December 27, 2010. DAMASCUS (KATAKAMI / THE DAILY STAR-LEBANON/ AFP) — A senior Iranian official said in Damascus Monday that next month’s talks in Istanbul between world powers and Tehran could resolve their dispute over Iran’s nuclear program.
“We think [the negotiations], in line with the agenda decided in Geneva, could clear the way to resolving problems,” said Ali Bagheri, the deputy of Said Jalili, Iran’s nuclear negotiator.
“Continuing the negotiations in Istanbul could bring gains to both the parties concerned,” Bagheri told a news conference after talks with Syrian President Bashar Assad.
But he criticized the West’s two-pronged policy of negotiations at the same time as sanctions, warning it would “lead nowhere.”
Despite four sets of UN sanctions slapped on Tehran over its controversial nuclear program, Iran was “carrying out the most extensive economic program in its history, showing its level of political, economic and social stability.”
Negotiations “based on dialogue and cooperation could bring the other parties out of their impasse,” said Bagheri.
Assad, quoted by the state news agency SANA, called in his talks with Bagheri for “a diplomatic compromise guaranteeing Iran’s right to possess peaceful nuclear energy.”
Last week on a visit to Istanbul for a regional summit, Iranian President Mahmoud Ahmadinejad urged the world powers to choose cooperation over confrontation at the nuclear talks in late January.
“We think this meeting will be very important,” Ahmadinejad told a news conference in Istanbul, which will host the talks between six world powers and Iran, expected to be held in late January.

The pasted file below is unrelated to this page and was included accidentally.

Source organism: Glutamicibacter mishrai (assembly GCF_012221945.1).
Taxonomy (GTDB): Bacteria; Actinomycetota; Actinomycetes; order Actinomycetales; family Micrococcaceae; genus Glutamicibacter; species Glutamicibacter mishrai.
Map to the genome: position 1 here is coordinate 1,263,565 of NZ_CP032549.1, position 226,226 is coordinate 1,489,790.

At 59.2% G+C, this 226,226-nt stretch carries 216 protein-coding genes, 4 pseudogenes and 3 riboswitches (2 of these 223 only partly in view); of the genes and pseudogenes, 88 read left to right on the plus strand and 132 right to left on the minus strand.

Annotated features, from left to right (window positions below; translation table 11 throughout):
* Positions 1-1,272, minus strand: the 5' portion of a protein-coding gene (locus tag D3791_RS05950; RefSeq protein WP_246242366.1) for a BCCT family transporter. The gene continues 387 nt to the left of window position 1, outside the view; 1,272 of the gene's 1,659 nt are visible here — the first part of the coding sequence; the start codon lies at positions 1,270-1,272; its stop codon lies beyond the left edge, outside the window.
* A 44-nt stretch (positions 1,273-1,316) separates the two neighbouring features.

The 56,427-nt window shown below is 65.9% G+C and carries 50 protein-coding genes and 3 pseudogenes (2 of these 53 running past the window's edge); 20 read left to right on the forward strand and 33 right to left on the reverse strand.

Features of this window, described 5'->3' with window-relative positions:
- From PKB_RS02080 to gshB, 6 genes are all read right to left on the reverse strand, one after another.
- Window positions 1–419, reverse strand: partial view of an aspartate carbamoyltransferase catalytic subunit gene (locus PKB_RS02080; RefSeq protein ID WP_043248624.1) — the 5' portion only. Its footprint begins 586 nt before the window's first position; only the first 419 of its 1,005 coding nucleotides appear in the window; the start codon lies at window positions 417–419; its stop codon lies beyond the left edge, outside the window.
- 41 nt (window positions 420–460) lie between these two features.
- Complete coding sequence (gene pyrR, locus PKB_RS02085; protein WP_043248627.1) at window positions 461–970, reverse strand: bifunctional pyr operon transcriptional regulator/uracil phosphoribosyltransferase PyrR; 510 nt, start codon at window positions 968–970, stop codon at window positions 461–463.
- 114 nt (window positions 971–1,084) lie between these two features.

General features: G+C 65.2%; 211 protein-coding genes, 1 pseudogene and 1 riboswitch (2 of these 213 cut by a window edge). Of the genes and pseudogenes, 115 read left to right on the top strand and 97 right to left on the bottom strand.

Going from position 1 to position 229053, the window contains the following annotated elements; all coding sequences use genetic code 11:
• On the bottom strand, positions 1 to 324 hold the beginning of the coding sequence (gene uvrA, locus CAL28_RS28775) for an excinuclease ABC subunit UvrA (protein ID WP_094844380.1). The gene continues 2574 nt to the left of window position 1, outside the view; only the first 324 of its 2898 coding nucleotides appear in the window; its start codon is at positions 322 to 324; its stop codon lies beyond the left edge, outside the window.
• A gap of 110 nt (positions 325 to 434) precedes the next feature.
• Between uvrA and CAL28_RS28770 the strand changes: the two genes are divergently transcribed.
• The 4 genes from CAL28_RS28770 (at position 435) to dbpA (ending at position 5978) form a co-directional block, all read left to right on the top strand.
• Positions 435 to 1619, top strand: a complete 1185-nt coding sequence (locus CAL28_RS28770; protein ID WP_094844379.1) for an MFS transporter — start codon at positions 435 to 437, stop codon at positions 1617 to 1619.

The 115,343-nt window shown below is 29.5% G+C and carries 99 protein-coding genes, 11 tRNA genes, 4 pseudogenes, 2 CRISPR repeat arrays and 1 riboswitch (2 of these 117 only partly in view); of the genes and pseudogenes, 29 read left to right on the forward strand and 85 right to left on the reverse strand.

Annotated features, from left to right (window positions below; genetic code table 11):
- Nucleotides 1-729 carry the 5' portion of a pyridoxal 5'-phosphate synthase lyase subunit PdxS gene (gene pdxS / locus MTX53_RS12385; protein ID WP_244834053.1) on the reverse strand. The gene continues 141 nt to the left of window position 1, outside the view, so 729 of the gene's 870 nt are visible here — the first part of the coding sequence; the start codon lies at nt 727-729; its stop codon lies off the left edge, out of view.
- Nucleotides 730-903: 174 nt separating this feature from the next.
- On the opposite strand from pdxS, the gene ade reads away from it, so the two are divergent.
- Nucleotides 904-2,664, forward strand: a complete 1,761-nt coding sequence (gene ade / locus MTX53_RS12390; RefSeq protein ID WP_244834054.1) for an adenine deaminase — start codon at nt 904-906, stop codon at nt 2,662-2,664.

“We have suggested that in the forthcoming Istanbul meeting, confrontation be replaced with cooperation and … this will be in the interest of all sides,” he said through an interpreter.
“In cooperation we will have a win-win situation. There is no failure or defeat for any party.
“So we think the Istanbul meeting will be a historical and landmark event and we can replace confrontation with cooperation,” he said.
The negotiations would be the second round between Iran and six world powers – Britain, China, France, Russia, US and Germany – after talks resumed in Geneva earlier this month following a 14-month hiatus.
Turkey’s Islamist-rooted government has established close ties with Tehran, insisting on a diplomatic solution to the nuclear row and reluctant to back a tougher line against the Islamic Republic, its eastern neighbor.
The West suspects that Tehran is developing an atomic bomb under the guise of a nuclear energy program. Iran denies the charges and insists its activities have a purely peaceful purpose. –